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      Early Pleistocene human occupation at the edge of the boreal zone in northwest Europe.

      Nature

      Adaptation, Physiological, Animals, Archaeology, Climate, Ecosystem, Emigration and Immigration, history, Environment, Fossils, Geography, Geologic Sediments, chemistry, Great Britain, History, Ancient, Hominidae, Humans, Magnetics, Paleontology, Rivers, Seasons, Survival, Technology, instrumentation, Temperature

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          Abstract

          The dispersal of early humans from Africa by 1.75 Myr ago led to a marked expansion of their range, from the island of Flores in the east to the Iberian peninsula in the west. This range encompassed tropical forest, savannah and Mediterranean habitats, but has hitherto not been demonstrated beyond 45 degrees N. Until recently, early colonization in Europe was thought to be confined to the area south of the Pyrenees and Alps. However, evidence from Pakefield (Suffolk, UK) at approximately 0.7 Myr indicated that humans occupied northern European latitudes when a Mediterranean-type climate prevailed. This provided the basis for an 'ebb and flow' model, where human populations were thought to survive in southern refugia during cold stages, only expanding northwards during fully temperate climates. Here we present new evidence from Happisburgh (Norfolk, UK) demonstrating that Early Pleistocene hominins were present in northern Europe >0.78 Myr ago when they were able to survive at the southern edge of the boreal zone. This has significant implications for our understanding of early human behaviour, adaptation and survival, as well as the tempo and mode of colonization after their first dispersal out of Africa.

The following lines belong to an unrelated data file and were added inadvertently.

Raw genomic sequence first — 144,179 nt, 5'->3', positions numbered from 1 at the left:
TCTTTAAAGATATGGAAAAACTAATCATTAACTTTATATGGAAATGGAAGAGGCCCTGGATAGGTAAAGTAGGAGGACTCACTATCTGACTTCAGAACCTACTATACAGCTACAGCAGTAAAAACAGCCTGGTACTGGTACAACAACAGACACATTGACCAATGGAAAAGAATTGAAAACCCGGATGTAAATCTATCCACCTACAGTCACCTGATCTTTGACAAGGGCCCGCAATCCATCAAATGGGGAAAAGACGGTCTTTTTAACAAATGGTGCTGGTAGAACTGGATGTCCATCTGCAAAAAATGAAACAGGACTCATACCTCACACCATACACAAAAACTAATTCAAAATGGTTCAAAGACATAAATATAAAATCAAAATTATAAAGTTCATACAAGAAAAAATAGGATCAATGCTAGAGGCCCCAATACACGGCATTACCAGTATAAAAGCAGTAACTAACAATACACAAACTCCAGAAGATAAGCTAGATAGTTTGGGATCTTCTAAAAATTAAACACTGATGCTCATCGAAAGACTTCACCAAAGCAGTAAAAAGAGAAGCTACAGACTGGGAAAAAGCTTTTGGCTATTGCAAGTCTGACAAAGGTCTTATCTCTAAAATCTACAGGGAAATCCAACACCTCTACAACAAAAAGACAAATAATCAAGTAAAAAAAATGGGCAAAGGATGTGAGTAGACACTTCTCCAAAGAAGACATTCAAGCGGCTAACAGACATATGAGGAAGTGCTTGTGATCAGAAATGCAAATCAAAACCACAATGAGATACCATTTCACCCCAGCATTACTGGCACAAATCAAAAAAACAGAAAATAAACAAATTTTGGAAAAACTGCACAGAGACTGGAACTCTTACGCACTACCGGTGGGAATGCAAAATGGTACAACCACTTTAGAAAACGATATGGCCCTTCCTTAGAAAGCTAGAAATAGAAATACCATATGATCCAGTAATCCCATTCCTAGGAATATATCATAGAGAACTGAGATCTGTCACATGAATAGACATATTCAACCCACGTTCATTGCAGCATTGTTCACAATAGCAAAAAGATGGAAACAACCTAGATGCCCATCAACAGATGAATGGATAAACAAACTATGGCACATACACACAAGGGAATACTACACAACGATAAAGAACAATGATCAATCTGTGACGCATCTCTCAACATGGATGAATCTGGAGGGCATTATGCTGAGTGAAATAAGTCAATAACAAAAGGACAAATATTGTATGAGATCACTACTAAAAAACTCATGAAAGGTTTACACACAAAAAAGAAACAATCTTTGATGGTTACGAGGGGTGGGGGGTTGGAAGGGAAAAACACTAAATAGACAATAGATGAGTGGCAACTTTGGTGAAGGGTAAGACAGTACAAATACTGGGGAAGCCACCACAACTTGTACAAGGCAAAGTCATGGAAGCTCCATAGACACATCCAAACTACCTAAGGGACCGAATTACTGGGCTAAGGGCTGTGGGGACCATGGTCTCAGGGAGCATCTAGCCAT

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          Journal
          20613840
          10.1038/nature09117

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